First I want to say that I am not calling anyone out, pointing fingers or placing blame on anyone!
This post is to correct some misinformation that has been put out by some bloggers/vloggers that I honestly believe had good intentions. Just remember good intentions should be followed by research, facts and solid information from a solid source. Bloggers/Vloggers have a responsibility to be thorough and factual when posting anything, especially something that could cause damage to another! That is my opinion.
P.S. The company that this "drama" started over....I am not defending as in my opinion they have shown themselves to be lacking in any character, morality or decency!
I have thought a lot about this post and there is a lot of information so I will try not to ramble....but no promises!
Let's start with the false information that got me going and then I will give the true factual information.
1- It was stated that it is not legal to use more than 50% colorant in cosmetics and that the average is 70% base (fillers) to 30% colorant (mica etc.)
2- It was stated that Polyester 3 is not cosmetic safe.
3- A "test" was shown that was supposedly showing that a certain companies eyeshadow was not safe. This "test" is a water test and was showing how a major box brands eyeshadow reacted in water and then how this "bad" companies eyeshadows reacted. The basis for this comparison "test" is that mica floats and will not sink or dissolve in water.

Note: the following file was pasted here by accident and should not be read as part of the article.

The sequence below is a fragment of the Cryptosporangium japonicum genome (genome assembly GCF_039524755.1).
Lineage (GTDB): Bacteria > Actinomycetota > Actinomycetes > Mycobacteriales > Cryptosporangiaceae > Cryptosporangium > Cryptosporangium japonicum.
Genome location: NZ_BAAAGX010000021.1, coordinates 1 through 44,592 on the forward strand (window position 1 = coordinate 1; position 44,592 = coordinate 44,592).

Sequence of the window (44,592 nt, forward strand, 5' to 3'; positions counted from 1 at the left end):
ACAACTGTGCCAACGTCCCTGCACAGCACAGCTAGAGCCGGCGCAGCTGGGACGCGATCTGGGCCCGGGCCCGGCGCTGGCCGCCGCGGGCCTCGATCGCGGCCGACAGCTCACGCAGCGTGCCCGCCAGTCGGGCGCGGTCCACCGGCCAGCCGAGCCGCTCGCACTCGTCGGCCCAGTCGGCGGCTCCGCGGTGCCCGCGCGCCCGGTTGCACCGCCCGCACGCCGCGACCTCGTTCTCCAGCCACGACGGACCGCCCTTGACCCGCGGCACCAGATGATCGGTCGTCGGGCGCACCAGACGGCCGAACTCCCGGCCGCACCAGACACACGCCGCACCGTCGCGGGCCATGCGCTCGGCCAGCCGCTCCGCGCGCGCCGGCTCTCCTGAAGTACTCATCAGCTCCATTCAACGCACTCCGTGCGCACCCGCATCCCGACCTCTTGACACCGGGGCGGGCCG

(If you have any questions or help finding any information please email me)
1- There is no law or rule stating the amount of colorant to filler by percentage or otherwise.
Cosmetic mica as a colorant can be used directly on the skin and is completely safe. (unless you have a sensitivity to mica) the only cosmetic restriction on mica is injectable (tattoos). link to the FDA rule on Mica click here (Good manufacturing guides for cosmetics are also on the site and do not involve the amounts of mica to filler/base here is a link to those click) Now some colorants do have a limitation on the amount used in specific products or if they are approved for certain cosmetic uses but those are ultramarines and lake (D&C) dyes. You can look up individual colorants in the FDA colorant table, remember to look under cosmetics, if there is a limit on the amount of that colorant it will say NTE followed by the percent allowable and the application. Here is the FDA color additive table for reference here